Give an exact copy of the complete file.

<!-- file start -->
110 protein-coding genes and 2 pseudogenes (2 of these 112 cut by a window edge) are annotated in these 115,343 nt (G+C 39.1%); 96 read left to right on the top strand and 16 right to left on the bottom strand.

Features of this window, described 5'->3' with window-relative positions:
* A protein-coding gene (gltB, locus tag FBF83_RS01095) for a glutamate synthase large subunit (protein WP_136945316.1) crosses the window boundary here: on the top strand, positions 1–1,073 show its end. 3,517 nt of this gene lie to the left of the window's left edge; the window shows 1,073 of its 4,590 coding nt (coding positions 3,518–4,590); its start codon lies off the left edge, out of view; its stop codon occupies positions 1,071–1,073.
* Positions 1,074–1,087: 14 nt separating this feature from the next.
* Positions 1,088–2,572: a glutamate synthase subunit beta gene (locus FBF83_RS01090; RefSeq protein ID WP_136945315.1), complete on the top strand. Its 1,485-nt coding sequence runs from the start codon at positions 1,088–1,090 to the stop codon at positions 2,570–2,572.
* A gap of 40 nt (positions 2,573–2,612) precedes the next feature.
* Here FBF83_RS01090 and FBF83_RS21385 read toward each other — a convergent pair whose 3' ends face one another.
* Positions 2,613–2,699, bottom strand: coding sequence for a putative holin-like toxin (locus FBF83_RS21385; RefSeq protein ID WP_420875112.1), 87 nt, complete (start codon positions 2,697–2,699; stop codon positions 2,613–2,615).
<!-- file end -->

110 protein-coding genes and 2 pseudogenes (2 of these 112 cut by a window edge) are annotated in these 115,343 nt (G+C 39.1%); 96 read left to right on the top strand and 16 right to left on the bottom strand.

Features of this window, described 5'->3' with window-relative positions:
* A protein-coding gene (gltB, locus tag FBF83_RS01095) for a glutamate synthase large subunit (protein WP_136945316.1) crosses the window boundary here: on the top strand, positions 1–1,073 show its end. 3,517 nt of this gene lie to the left of the window's left edge; the window shows 1,073 of its 4,590 coding nt (coding positions 3,518–4,590); its start codon lies off the left edge, out of view; its stop codon occupies positions 1,071–1,073.
* Positions 1,074–1,087: 14 nt separating this feature from the next.
* Positions 1,088–2,572: a glutamate synthase subunit beta gene (locus FBF83_RS01090; RefSeq protein ID WP_136945315.1), complete on the top strand. Its 1,485-nt coding sequence runs from the start codon at positions 1,088–1,090 to the stop codon at positions 2,570–2,572.
* A gap of 40 nt (positions 2,573–2,612) precedes the next feature.
* Here FBF83_RS01090 and FBF83_RS21385 read toward each other — a convergent pair whose 3' ends face one another.
* Positions 2,613–2,699, bottom strand: coding sequence for a putative holin-like toxin (locus FBF83_RS21385; RefSeq protein ID WP_420875112.1), 87 nt, complete (start codon positions 2,697–2,699; stop codon positions 2,613–2,615).